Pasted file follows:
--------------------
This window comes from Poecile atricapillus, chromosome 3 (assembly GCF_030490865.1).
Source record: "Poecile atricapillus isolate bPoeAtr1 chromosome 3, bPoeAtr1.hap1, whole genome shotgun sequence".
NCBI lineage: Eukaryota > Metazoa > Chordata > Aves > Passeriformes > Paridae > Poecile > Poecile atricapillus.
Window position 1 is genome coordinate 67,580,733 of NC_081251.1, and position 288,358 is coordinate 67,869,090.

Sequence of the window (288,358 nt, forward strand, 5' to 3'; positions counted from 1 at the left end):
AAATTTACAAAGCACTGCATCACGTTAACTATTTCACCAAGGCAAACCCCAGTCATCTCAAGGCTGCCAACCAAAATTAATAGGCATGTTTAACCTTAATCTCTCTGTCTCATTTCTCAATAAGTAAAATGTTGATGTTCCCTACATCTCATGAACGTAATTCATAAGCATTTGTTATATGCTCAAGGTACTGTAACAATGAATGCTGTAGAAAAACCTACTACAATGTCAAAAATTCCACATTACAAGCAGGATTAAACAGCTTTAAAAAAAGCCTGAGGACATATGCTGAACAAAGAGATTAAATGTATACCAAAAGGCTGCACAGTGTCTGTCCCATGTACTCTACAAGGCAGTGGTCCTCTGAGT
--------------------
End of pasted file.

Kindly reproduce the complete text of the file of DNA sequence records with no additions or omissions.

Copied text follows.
This window comes from Poecile atricapillus, chromosome 3 (assembly GCF_030490865.1).
Source record: "Poecile atricapillus isolate bPoeAtr1 chromosome 3, bPoeAtr1.hap1, whole genome shotgun sequence".
NCBI lineage: Eukaryota > Metazoa > Chordata > Aves > Passeriformes > Paridae > Poecile > Poecile atricapillus.
Window position 1 is genome coordinate 67,580,733 of NC_081251.1, and position 288,358 is coordinate 67,869,090.

Sequence of the window (288,358 nt, forward strand, 5' to 3'; positions counted from 1 at the left end):
AAATTTACAAAGCACTGCATCACGTTAACTATTTCACCAAGGCAAACCCCAGTCATCTCAAGGCTGCCAACCAAAATTAATAGGCATGTTTAACCTTAATCTCTCTGTCTCATTTCTCAATAAGTAAAATGTTGATGTTCCCTACATCTCATGAACGTAATTCATAAGCATTTGTTATATGCTCAAGGTACTGTAACAATGAATGCTGTAGAAAAACCTACTACAATGTCAAAAATTCCACATTACAAGCAGGATTAAACAGCTTTAAAAAAAGCCTGAGGACATATGCTGAACAAAGAGATTAAATGTATACCAAAAGGCTGCACAGTGTCTGTCCCATGTACTCTACAAGGCAGTGGTCCTCTGAGT